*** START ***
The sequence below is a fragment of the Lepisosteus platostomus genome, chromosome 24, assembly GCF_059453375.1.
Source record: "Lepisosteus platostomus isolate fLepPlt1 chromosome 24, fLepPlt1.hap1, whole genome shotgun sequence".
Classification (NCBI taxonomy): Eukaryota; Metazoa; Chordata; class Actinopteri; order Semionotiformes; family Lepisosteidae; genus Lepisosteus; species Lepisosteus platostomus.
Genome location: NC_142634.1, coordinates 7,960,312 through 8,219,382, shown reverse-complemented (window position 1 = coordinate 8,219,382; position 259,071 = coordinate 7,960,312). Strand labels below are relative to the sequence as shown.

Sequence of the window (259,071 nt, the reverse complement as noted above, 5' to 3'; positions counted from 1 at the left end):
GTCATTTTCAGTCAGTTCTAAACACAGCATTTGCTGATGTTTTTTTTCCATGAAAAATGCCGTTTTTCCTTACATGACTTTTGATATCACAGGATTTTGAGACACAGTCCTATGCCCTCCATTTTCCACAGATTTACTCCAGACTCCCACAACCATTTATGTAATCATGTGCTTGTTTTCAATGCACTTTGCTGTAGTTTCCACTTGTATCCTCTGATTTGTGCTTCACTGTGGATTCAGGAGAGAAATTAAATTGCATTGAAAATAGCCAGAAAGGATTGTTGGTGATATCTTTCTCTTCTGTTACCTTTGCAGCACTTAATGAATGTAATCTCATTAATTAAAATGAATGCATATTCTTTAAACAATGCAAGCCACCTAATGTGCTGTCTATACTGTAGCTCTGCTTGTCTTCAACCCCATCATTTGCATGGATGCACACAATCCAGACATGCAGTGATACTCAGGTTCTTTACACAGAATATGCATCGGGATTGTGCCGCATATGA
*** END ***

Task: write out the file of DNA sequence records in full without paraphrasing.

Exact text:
The sequence below is a fragment of the Lepisosteus platostomus genome, chromosome 24, assembly GCF_059453375.1.
Source record: "Lepisosteus platostomus isolate fLepPlt1 chromosome 24, fLepPlt1.hap1, whole genome shotgun sequence".
Classification (NCBI taxonomy): Eukaryota; Metazoa; Chordata; class Actinopteri; order Semionotiformes; family Lepisosteidae; genus Lepisosteus; species Lepisosteus platostomus.
Genome location: NC_142634.1, coordinates 7,960,312 through 8,219,382, shown reverse-complemented (window position 1 = coordinate 8,219,382; position 259,071 = coordinate 7,960,312). Strand labels below are relative to the sequence as shown.

Sequence of the window (259,071 nt, the reverse complement as noted above, 5' to 3'; positions counted from 1 at the left end):
GTCATTTTCAGTCAGTTCTAAACACAGCATTTGCTGATGTTTTTTTTCCATGAAAAATGCCGTTTTTCCTTACATGACTTTTGATATCACAGGATTTTGAGACACAGTCCTATGCCCTCCATTTTCCACAGATTTACTCCAGACTCCCACAACCATTTATGTAATCATGTGCTTGTTTTCAATGCACTTTGCTGTAGTTTCCACTTGTATCCTCTGATTTGTGCTTCACTGTGGATTCAGGAGAGAAATTAAATTGCATTGAAAATAGCCAGAAAGGATTGTTGGTGATATCTTTCTCTTCTGTTACCTTTGCAGCACTTAATGAATGTAATCTCATTAATTAAAATGAATGCATATTCTTTAAACAATGCAAGCCACCTAATGTGCTGTCTATACTGTAGCTCTGCTTGTCTTCAACCCCATCATTTGCATGGATGCACACAATCCAGACATGCAGTGATACTCAGGTTCTTTACACAGAATATGCATCGGGATTGTGCCGCATATGA